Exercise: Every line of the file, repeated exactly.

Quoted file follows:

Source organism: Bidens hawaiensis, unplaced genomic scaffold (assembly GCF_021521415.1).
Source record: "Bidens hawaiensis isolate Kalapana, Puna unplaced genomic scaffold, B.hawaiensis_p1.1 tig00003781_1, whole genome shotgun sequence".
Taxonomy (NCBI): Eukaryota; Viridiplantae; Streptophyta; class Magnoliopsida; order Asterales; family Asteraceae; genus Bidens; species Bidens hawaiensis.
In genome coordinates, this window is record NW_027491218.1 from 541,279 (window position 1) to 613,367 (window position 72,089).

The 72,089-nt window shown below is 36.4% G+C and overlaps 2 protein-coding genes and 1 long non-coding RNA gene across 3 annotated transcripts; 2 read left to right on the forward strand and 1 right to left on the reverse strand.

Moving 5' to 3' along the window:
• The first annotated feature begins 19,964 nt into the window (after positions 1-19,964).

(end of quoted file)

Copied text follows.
Source organism: Bidens hawaiensis, unplaced genomic scaffold (assembly GCF_021521415.1).
Source record: "Bidens hawaiensis isolate Kalapana, Puna unplaced genomic scaffold, B.hawaiensis_p1.1 tig00003781_1, whole genome shotgun sequence".
Taxonomy (NCBI): Eukaryota; Viridiplantae; Streptophyta; class Magnoliopsida; order Asterales; family Asteraceae; genus Bidens; species Bidens hawaiensis.
In genome coordinates, this window is record NW_027491218.1 from 541,279 (window position 1) to 613,367 (window position 72,089).

The 72,089-nt window shown below is 36.4% G+C and overlaps 2 protein-coding genes and 1 long non-coding RNA gene across 3 annotated transcripts; 2 read left to right on the forward strand and 1 right to left on the reverse strand.

Moving 5' to 3' along the window:
• The first annotated feature begins 19,964 nt into the window (after positions 1-19,964).